The Hidden Alphabet

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Overview

Open this unusual book and you'll be greeted by a striking image of an arrowhead, surrounded by a simple black frame. Lift the frame and the arrowhead will be magically transformed into the letter A. And so it goes, from Balloons, Cloud, and Door, through Leaf and Mice, to Yolk and Zipper. Bold distinctive images and a simple yet ingenious format make this a concept book, and a gift book, to treasure.

An alphabet book in which ...

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Overview

Open this unusual book and you'll be greeted by a striking image of an arrowhead, surrounded by a simple black frame. Lift the frame and the arrowhead will be magically transformed into the letter A. And so it goes, from Balloons, Cloud, and Door, through Leaf and Mice, to Yolk and Zipper. Bold distinctive images and a simple yet ingenious format make this a concept book, and a gift book, to treasure.

An alphabet book in which windows open to reveal the letters hidden within each picture.

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Editorial Reviews

From the Publisher
"It's simple and elegant, and makes perfect sense for preliterate persons."—Wall Street Journal

 

Publishers Weekly Starred Review

 

Seeger, the niece of folksinger Pete Seeger, has devised an artful lift-the-flap ABC. From A to Z, labeled die-cut openings in glossy black paper purport to show an "arrowhead," "balloons," a "cloud" and a "door." When readers peek beneath the paper frames, however, they discover a letter of the alphabet. What look like two horizontal white "eggs" on a gingham napkin are also the indentations in a letter E. Two parallel "nails," tilting on a diagonal, turn out to be the slanted angles of the capital N. A plump white "quotation mark" against a red background doubles as the oval center of a Q. And the curvaceous hollow body of a "ukelele" forms the dip in the letter U. Seeger inverts positive and negative space in her paintings, whose warm colors glow from the windows in the light-absorbing black paper; she even incorporates die-cuts into the dust jacket. Her words and images indicate which letter lurks under each flap, and her variably sized rectangular windows give tantalizing hints to the "hidden" shapes. The design is unerringly elegant: each flap lifts from bottom to top to reveal a solid, symmetrical letter form, and the 26 folded pages, printed on tough heavyweight stock, make for a thick but not unwieldy volume. Seeger makes an interactive game of the alphabet and fashions a sophisticated presentation.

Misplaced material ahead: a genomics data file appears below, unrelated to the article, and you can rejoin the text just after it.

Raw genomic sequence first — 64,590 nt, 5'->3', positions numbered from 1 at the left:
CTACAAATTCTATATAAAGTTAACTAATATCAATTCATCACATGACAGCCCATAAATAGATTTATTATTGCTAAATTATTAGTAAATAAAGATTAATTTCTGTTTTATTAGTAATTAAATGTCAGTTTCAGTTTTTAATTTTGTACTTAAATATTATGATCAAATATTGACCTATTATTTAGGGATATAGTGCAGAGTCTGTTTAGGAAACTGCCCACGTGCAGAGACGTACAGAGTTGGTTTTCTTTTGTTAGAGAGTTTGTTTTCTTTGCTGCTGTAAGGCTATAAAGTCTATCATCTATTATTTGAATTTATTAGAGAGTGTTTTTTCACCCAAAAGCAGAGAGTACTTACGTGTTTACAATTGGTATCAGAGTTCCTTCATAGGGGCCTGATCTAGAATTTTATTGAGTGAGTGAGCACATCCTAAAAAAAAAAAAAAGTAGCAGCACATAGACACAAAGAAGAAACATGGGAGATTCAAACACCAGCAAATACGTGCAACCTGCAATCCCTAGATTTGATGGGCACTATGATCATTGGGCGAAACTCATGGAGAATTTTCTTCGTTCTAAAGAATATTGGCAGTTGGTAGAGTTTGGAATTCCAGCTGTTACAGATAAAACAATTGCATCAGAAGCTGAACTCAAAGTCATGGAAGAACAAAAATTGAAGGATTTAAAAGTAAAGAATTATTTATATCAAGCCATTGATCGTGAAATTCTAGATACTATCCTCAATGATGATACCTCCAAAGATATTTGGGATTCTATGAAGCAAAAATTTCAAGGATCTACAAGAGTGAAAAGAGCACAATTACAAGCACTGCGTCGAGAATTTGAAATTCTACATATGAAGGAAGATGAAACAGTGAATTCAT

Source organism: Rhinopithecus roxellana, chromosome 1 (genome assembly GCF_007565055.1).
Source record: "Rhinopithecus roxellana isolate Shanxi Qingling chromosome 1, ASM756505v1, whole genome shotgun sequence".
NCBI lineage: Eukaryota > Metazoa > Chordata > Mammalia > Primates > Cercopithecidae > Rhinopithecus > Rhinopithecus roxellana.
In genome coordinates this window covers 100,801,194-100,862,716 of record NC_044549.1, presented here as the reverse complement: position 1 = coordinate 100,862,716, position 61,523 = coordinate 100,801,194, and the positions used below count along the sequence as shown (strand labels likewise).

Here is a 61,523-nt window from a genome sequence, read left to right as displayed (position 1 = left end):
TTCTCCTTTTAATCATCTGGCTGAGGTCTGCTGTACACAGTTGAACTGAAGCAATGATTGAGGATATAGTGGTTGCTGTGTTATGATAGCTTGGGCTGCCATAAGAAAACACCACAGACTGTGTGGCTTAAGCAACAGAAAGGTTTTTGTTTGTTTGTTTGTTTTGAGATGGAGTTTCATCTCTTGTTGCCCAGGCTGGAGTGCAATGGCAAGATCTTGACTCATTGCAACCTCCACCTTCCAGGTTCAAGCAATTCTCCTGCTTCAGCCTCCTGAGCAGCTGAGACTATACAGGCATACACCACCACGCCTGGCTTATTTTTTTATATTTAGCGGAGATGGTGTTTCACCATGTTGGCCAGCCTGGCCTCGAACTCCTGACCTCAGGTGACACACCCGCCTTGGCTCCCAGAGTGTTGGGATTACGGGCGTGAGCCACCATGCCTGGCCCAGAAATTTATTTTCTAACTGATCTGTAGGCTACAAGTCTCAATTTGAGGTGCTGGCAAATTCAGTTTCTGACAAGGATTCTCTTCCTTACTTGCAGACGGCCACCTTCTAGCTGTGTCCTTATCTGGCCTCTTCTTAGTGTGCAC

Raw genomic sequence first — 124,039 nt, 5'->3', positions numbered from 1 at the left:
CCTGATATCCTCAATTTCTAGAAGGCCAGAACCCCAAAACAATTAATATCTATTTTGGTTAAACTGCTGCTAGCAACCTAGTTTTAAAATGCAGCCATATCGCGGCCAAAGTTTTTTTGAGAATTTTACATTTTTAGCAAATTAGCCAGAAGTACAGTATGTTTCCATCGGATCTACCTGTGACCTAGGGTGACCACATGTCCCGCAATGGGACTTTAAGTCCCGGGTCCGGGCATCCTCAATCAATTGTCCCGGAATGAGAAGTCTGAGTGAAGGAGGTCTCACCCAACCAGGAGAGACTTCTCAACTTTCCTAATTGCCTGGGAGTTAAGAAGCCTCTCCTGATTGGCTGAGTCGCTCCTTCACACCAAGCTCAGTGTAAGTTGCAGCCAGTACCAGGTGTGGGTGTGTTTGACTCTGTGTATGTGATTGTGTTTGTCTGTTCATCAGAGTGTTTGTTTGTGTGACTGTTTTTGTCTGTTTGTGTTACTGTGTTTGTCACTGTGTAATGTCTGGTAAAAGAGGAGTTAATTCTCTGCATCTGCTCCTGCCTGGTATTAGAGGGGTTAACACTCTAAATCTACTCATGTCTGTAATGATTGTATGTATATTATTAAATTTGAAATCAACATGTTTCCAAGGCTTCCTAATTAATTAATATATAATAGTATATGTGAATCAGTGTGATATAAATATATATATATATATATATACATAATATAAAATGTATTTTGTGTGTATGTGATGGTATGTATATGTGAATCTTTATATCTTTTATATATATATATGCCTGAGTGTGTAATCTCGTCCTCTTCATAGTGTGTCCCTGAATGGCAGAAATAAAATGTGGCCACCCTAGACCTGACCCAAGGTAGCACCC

School Library Journal

 

From the black book jacket with cutout openings for each letter of the title to the vibrant, painterly strokes of yellow on the endpapers, Hidden Alphabet is a visual delight. A black mat frames an object on each page. When it is lifted, each of these objects becomes a significant part of the letter's negative space (e.g., two balloons form circles to make the openings in the letter "B"). This clever trick of changing viewers' perspective from foreground to background will keep readers turning the pages to see the other optical illusions this pictorial byplay produces. Because of the way they are formed, the letters are not always completely conventional in shape. This may challenge very young children to identify them, but readers of any age will enjoy seeing a mouse turn into an "M" made of cheese with a few tiny chunks nibbled out of it. Seeger's interesting word choices-arrowhead, inkblot, olive, partridge, quotation mark, yolk-and her sophisticated paintings make this a fascinating artistic experience as well as a learning opportunity.

 

 

Booklist

 

Seeger's Hidden Alphabet uses a timeworn approach to A through Z that matches each letter with a word that begins with that letter, then adds a lift-the-flap format and a striking graphic design to transform the book into something new. Each shiny, thick black page features a cut-away through which children can view vibrantly colored objects, such as balloons. By lifting the flap, children will be surprised to discover that the object actually forms part of a letter. Kids may need help recognizing some of the objects featured, but the design is bold and clean enough to make the letters easily discernible. It is a book that manages to be both child friendly and visually exciting.